There’s one thing I’m sure of when the Senate yellow ribbon committee starts tomorrow its inquiry into the alleged P488-million overprice of the Iloilo Convention Center (ICC): Sen. Teofisto “TG” Guingona 3rd, the committee chairman, will not be calling any testimony against Senate President Franklin M. Drilon (FMD) “a buzzer-beating three pointer that won the game.” Guingona reserves such comments only for testimony against the likes of Sen. Jinggoy Estrada.
The highest distinction in a particular field is usually described as a “blue ribbon.” The Senate had such a committee until Guingona came and turned it yellow, a panel that believes anything that smacks of graft is possible only with those who aren’t with the administration of President BS Aquino The Last, I mean, The Third.
The decision of the yellow ribbon to look into the charges against FMD (the initials stand for Franklin Magtunao Drilon, not Foot and Mouth Disease) by his former consultant, Manuel Mejorada, doesn’t mean it has already shed its yellow leanings. Senator Jinggoy has challenged Guingona to show the same enthusiasm in investigating the alleged overpricing of the ICC as he did in inquiring into the alleged pork barrel scam involving Senators Juan Ponce Enrile, Bong Revilla and him. Jinggoy must be asking for the moon, based on previous decisions and actuations of Guingona.
When “whistle-blower” Ruby Tuason testified against Jinggoy before the yellow ribbon, Guingona merely read the questions contained in Tuason’s sworn affidavit, and Tuason answered by reading her answers in the same document. He never went beyond that document, didn’t even ask how much “payoffs” from pork-funded projects did Tuason give to Jinggoy and to the staff of JPE. He didn’t even ask about Tuason’s decision to return P40 million that she claimed to have received as her 5-percent share in the pork scam. As our perceptive columnist Emeterio Perez pointed out, that meant she had worked for the release of P800 million in pork. And yet, she never mentioned anything about P800 million, to whom did she give it to and what were the projects involved.
Despite such incomplete testimony by Tuason, Guingona was all praises for her after hearing her. He went on record as describing her testimony as a “buzzer-beating three-point shot that won the game.” I don’t blame the indicted senators for feeling that Guingona had already prejudged the cases against them. This was amplified by Guingona’s refusal to call further key officials of the Department of Budget and Management and the Commission on Audit to the “inquiry” although he had always maintained that he was in search of the truth.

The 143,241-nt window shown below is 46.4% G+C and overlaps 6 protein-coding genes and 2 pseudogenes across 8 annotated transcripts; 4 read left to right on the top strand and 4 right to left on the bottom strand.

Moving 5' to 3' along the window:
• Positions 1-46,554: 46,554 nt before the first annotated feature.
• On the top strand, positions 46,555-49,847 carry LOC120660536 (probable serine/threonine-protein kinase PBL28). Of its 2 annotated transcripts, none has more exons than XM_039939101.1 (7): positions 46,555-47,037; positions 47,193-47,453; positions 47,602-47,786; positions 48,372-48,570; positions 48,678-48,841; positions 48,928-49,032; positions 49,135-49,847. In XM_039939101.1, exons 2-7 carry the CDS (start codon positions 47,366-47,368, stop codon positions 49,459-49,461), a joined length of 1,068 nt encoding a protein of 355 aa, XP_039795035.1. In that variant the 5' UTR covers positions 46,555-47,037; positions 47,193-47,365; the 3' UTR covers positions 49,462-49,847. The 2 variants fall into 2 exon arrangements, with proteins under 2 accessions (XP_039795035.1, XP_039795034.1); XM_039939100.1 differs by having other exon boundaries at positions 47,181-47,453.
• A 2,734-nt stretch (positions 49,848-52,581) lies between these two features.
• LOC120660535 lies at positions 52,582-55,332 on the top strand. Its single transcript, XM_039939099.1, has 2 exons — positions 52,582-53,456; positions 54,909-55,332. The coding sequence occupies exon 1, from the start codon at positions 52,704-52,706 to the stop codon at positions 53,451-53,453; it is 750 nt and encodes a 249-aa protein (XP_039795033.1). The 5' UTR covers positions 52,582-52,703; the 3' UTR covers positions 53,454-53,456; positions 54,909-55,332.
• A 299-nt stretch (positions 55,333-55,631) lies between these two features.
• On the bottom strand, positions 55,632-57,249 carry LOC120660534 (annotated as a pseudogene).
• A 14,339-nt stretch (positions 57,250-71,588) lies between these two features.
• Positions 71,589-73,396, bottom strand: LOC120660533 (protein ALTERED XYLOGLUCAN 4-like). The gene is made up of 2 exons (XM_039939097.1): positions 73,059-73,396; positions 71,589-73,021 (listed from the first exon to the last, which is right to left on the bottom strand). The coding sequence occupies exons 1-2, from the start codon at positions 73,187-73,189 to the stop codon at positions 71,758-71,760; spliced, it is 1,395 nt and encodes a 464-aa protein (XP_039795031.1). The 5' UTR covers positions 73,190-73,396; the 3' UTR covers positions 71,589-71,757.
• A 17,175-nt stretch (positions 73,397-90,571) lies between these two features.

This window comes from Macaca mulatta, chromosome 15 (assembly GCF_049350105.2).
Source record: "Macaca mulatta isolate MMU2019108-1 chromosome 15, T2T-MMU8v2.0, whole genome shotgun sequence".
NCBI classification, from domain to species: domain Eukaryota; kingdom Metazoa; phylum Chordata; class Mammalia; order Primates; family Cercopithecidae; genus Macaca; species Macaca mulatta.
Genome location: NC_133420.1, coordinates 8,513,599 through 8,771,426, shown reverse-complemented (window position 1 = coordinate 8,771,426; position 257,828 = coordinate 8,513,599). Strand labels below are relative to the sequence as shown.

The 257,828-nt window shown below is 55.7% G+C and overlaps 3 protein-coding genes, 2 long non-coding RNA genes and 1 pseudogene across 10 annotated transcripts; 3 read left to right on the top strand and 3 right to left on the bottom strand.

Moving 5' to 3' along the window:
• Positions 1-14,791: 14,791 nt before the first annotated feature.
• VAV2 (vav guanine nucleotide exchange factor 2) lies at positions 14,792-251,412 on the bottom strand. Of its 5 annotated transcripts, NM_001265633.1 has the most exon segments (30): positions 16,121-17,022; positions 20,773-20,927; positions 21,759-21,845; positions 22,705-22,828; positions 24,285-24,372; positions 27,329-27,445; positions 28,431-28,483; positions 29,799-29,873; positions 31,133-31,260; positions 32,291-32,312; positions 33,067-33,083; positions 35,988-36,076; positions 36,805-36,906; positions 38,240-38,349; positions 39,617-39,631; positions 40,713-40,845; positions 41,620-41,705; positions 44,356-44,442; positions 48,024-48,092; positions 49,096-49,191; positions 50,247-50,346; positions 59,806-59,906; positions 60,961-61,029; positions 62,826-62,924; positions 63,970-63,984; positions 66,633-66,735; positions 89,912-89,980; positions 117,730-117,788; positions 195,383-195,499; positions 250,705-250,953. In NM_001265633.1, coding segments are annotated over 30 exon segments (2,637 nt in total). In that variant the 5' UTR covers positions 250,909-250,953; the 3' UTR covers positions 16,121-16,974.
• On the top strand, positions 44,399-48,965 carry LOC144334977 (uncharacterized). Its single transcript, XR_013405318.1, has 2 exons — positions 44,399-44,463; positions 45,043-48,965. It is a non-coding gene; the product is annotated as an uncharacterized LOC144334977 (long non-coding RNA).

Guingona also showed his yellow streak when he inquired into the alleged corruption at the military and the plea bargaining of military officers with the Ombudsman. In his partial report (normally, committee chairmen give a report only after the inquiry is done), he said that Ombudsman Merceditas Gutierrez was guilty of betrayal of the public trust and she should either resign or be impeached. Then Senate President JPE asked Guingona to concentrate only on the alleged corruption in the military, the real subject of the inquiry. JPE wisely reminded Guingona that the report would place the Senate in an awkward position once it conducted impeachment trial of Gutierrez, who had just been impeached by the House. (Gutierrez resigned so the Senate dropped the Articles of Impeachment against her.)
Going back to the case against FMD (again, it’s not for Foot and Mouth Disease), he may be innocent but the referral of the resolution to Guingona could make the public suspicious of any decision by the panel. I expect no hard questions to come from Guingona. Drilon welcomed the probe but it would boomerang against him should Guingona clear him even before the inquiry is over.
Last year, when I visited Iloilo City at the invitation of a friend, Michael Plana, I went to the Esplanade, a pet project of Drilon. I gushed over the project and told Drilon so. I also told him of my admiration for the clean river near the City Hall and how squatters near the river had been resettled. Drilon replied that the Esplanade is an example of the proper use of the PDAF (Priority Development Assistance Fund) and that Ilonggos were proud of the project.
He also said that they were expanding the Benigno Aquino Avenue to complement the Esplanade in preparation for the hosting of the Asia-Pacific Economic Conference and the Ad Congress “with a P500-million new convention center.” Now, Mejorada claims that the Esplanade was overpriced as well.
Drilon has denied the charges by his former consultant whom he had fired for allegedly using his Facebook account to attack Mejorada’s political enemies.